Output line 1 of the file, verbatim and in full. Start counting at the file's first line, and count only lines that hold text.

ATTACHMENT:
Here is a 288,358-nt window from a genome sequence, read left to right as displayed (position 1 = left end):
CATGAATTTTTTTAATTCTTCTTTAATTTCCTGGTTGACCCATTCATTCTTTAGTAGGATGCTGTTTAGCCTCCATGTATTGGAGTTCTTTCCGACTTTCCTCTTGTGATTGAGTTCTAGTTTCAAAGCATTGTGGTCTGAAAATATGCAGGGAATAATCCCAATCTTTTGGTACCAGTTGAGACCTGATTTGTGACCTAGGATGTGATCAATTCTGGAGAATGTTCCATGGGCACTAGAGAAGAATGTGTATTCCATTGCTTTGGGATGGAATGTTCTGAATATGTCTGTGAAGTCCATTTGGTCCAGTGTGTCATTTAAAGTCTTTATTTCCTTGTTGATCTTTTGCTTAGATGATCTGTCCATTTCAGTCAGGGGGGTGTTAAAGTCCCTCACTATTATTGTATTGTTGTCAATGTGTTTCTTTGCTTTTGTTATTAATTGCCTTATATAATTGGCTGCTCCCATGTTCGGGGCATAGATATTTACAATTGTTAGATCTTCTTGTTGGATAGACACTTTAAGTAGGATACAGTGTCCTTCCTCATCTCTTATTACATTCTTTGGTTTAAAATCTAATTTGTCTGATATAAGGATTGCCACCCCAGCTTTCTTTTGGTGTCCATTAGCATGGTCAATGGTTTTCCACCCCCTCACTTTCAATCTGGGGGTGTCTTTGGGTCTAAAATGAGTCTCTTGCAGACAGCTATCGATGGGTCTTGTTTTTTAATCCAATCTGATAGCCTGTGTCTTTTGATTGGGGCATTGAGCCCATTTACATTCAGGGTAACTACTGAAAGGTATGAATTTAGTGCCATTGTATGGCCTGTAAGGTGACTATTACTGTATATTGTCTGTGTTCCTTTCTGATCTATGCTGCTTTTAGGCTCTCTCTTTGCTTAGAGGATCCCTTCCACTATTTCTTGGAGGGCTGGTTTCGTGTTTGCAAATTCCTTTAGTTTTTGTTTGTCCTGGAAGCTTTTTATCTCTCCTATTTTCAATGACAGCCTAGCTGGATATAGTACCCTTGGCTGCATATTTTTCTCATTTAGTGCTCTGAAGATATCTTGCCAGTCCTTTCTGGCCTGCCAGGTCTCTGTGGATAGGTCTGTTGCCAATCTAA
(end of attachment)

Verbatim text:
Here is a 288,358-nt window from a genome sequence, read left to right as displayed (position 1 = left end):